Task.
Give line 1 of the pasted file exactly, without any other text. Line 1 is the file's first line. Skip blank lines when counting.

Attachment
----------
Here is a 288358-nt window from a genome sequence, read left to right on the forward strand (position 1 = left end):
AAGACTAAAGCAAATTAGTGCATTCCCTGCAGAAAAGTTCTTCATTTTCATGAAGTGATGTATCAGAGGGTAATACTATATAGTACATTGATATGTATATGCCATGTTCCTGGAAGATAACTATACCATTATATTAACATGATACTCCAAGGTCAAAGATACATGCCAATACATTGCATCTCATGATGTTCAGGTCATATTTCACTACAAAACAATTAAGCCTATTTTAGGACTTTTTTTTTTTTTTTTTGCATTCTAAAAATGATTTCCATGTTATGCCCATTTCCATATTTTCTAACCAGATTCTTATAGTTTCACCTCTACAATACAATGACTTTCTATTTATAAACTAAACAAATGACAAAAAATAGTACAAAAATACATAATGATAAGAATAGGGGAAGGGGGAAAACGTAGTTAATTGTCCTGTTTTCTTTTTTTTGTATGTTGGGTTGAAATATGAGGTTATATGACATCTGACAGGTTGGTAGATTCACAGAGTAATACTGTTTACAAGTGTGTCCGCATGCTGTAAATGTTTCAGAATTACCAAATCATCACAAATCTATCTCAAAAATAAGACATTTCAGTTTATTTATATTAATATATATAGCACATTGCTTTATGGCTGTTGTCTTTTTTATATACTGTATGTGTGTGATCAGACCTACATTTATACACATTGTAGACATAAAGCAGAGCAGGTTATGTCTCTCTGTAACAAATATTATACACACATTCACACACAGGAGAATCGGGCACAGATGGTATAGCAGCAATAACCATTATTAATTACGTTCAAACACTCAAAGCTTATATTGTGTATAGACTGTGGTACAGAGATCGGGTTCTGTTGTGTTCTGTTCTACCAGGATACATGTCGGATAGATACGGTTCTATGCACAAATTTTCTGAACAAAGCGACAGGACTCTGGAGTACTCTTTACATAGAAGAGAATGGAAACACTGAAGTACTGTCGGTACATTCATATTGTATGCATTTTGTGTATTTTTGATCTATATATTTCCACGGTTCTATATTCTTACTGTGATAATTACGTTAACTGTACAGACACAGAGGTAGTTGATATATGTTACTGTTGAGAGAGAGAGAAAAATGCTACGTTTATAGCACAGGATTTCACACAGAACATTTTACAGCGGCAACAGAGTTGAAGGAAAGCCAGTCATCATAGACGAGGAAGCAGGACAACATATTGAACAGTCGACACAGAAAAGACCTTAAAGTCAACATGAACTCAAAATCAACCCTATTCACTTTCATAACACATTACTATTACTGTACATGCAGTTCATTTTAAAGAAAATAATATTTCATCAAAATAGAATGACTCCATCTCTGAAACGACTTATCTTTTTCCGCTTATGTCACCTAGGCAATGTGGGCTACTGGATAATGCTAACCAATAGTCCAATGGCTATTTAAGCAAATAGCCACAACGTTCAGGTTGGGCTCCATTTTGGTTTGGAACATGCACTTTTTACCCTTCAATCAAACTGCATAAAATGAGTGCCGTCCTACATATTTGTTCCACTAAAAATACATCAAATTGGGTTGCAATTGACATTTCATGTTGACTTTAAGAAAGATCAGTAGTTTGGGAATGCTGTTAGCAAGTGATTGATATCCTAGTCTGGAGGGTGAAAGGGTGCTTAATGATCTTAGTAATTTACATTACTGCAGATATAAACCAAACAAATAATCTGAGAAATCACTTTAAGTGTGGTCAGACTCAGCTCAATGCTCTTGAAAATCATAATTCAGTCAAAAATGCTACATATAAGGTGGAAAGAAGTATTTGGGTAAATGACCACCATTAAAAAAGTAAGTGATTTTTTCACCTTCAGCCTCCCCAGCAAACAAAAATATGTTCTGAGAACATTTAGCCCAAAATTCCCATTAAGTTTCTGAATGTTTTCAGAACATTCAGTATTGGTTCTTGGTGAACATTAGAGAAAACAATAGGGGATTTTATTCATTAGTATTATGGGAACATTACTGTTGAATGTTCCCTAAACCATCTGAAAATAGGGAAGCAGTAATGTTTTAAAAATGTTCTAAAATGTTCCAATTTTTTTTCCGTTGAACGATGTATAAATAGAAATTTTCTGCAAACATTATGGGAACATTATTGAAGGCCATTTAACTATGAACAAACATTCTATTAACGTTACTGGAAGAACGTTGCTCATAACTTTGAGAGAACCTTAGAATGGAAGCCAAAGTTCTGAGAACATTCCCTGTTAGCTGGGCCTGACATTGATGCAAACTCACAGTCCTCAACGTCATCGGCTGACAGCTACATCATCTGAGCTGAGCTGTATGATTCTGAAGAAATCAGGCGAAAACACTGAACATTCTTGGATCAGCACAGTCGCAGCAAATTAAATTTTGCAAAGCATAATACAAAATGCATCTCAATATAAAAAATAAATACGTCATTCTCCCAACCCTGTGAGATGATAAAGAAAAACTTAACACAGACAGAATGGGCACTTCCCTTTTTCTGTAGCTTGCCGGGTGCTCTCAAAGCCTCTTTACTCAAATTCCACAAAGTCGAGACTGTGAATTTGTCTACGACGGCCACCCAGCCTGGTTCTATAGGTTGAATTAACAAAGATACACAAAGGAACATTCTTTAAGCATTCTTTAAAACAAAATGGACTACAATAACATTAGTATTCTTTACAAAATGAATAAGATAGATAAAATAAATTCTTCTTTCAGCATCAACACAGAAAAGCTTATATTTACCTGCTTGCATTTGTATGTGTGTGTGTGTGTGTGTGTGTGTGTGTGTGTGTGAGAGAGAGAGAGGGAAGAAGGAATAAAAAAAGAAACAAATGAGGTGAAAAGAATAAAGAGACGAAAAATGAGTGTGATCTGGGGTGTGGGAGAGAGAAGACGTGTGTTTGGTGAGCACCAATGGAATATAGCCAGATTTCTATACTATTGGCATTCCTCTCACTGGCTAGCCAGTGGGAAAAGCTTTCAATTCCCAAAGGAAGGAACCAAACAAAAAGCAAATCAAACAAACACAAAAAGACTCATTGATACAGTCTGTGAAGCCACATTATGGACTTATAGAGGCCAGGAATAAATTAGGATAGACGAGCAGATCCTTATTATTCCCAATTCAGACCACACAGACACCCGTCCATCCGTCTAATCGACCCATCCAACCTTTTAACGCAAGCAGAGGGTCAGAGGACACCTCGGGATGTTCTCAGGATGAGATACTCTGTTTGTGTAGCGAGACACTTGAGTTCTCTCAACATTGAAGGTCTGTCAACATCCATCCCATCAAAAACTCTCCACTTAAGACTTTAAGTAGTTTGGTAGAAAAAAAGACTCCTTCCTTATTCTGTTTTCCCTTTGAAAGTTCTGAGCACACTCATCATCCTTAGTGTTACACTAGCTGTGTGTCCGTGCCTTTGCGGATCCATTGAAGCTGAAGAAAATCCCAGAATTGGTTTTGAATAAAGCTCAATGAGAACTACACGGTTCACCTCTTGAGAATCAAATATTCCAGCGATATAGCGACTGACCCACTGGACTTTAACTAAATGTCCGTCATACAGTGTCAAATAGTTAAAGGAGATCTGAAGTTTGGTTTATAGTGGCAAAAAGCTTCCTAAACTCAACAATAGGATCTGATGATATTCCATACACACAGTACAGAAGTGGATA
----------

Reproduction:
Here is a 288358-nt window from a genome sequence, read left to right on the forward strand (position 1 = left end):